[ Digital cinema, democratization, and other trends remaking the movies ]

AD: Fans, Friends & Followers

Friday, May 19, 2006

Jim Ramo of Movielink at FilmAngels

I had a chance last night to moderate a conversation with Movielink CEO Jim Ramo at the FilmAngels gala in San Jose. It was held at the Camera 12 multiplex downtown -- an interesting venue for talking about film financing and digital distribution.

Jim has had an impressive career that has taken him from CBS to Times Mirror Cable to DirecTV to Shelter Ventures to, now, Movielink, a joint venture of five movie studios.

I don't have copious notes, since I was conducting the conversation onstage, but Jim mentioned some interesting stats:

  • Movielink offers about 1500 titles today. The main barrier to adding more titles, he said, is clearing the music rights for movies made before 1995. (It seems that even if older movies have been cleared for sale on DVD, they may not have been cleared for Internet downloading, which falls into the same category as TV video-on-demand.)
  • I asked him whether Movielink was interested in offering more indie titles. He said yes, but that they probably wouldn't do deals with individual filmmakers, but rather with a larger distributor/aggregator. He said the key would be making sure all the rights were cleared -- and that someone would pay the $500 it costs to encode a movie from a DVD.
  • Jim divulged some usage stats I hadn't heard before. He said Movielink gets a million unique visitors a month, and sells about 100,000 downloads each month. The gender split among users is 60/40 male/female, and the demographic that uses Movielink most is people between the ages of 21-54. Jim said that younger Net users may be already accustomed to illegal downloading.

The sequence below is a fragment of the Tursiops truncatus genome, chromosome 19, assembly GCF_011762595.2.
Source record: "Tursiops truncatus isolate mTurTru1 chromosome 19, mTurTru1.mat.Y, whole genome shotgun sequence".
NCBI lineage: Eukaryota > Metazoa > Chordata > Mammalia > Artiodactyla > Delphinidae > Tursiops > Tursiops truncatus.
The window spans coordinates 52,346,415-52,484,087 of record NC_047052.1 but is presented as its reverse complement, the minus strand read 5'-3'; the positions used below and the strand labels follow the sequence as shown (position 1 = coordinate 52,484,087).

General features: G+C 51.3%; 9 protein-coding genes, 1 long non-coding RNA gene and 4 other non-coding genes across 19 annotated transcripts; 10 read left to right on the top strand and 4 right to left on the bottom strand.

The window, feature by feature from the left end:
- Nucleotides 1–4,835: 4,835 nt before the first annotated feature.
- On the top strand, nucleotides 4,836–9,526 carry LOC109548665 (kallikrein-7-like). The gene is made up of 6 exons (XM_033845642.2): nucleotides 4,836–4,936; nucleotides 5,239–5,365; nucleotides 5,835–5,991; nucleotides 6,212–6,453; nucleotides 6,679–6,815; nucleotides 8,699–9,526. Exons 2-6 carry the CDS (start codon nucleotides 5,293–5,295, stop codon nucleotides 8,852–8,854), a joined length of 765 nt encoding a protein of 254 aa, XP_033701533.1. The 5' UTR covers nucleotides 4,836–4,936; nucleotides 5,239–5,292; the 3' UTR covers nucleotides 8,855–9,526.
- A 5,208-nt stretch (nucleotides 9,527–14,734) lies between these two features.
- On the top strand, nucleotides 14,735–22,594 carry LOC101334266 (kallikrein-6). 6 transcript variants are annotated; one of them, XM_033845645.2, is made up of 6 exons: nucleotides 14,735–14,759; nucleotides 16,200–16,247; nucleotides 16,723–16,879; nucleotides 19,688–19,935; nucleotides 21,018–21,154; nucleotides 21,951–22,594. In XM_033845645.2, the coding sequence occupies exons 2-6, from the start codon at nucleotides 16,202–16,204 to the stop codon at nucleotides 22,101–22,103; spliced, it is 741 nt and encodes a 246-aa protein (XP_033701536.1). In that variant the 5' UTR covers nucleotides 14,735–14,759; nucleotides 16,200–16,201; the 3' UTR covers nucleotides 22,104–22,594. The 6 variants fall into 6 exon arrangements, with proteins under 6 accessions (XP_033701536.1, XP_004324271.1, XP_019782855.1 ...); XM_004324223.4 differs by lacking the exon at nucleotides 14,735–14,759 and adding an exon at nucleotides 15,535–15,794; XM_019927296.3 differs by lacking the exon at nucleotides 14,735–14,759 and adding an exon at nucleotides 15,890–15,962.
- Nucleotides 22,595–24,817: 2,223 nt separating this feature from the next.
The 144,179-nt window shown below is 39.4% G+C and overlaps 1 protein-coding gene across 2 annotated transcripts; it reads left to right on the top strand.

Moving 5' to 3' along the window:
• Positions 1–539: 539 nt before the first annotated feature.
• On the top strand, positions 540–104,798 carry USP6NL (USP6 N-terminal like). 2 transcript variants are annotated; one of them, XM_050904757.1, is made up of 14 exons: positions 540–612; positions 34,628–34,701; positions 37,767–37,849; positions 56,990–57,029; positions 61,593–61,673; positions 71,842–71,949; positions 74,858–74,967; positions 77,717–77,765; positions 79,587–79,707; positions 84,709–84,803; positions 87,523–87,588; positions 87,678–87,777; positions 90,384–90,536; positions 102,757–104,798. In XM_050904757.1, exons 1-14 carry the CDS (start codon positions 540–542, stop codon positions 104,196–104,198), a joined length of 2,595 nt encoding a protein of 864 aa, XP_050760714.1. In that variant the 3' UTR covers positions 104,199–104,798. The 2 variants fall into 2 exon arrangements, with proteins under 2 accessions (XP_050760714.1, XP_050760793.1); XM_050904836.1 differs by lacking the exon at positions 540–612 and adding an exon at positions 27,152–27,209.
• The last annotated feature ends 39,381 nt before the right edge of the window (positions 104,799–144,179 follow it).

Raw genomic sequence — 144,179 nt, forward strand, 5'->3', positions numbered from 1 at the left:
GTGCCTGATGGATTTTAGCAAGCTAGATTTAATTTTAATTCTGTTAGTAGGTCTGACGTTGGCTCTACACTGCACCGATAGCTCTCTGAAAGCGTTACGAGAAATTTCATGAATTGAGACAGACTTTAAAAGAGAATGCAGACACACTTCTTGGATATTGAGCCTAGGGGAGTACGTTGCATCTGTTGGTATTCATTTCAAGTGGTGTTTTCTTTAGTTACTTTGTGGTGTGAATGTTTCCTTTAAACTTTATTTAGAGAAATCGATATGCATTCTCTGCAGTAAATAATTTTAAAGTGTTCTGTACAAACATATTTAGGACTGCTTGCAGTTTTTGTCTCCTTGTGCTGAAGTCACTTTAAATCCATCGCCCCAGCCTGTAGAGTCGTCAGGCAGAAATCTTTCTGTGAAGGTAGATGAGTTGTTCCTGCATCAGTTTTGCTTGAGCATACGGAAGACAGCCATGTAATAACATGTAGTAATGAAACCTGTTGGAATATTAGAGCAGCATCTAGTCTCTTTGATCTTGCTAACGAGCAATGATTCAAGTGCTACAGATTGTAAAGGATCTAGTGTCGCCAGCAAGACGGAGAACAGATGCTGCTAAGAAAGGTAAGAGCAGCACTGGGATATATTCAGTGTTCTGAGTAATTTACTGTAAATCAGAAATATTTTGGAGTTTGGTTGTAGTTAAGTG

• Of the current movies available, Jim said the split was about 10/90 between new releases and archival content. But the 10 percent of new releases generate 60 percent of the buys.
  • We talked a bit about Chris Anderson's long tail concept. Jim said that one problem with studios releasing every movie they've ever made -- which Jim would like to offer -- is that the costs of clearing the rights, and of digitizing the movies, can be prohibitive if the studios feel they might only sell 100 or so downloads of that movie per year. In other words, the costs to them of making the long tail of their movie libraries available is daunting.
  • Jim hinted that Apple is talking to the studios about offering movies through iTunes, using its proprietary DRM format, Fairplay. He said that Steve Jobs isn't that interested in supporting other content marketplaces. That is one reason that Movielink -- which uses Microsoft's DRM format -- doesn't sell movies to Mac users.

I also caught presentations made by two groups of filmmakers working on indie movies that seem promising. (All told, there were five presentations.) One, already in post-production, was `Her Best Move,' which seems a bit like an American take on `Bend It Like Beckham.' The cast includes Daryl Sabara from `Spy Kids' and actual soccer pro Brandi Chastain. The other film, `Harrison Montgomery,' is still in fund-raising mode, but the filmmakers say they've gotten Martin Landau interested in playing the title character, an eccentric pack rat who lives in San Francisco's Tenderloin.


  • I guess I would ask Jim what makes Microsoft DRM any less propietary than Apple's Fairplay. Just because MS chooses to license theirs for others to use doesn't make it any less propietary. Microsoft can still change the DRM at any time and none of their licensees can do anything about it.

    By Blogger Chris Baumgardt, at 6:15 PM  

Post a Comment

<< Home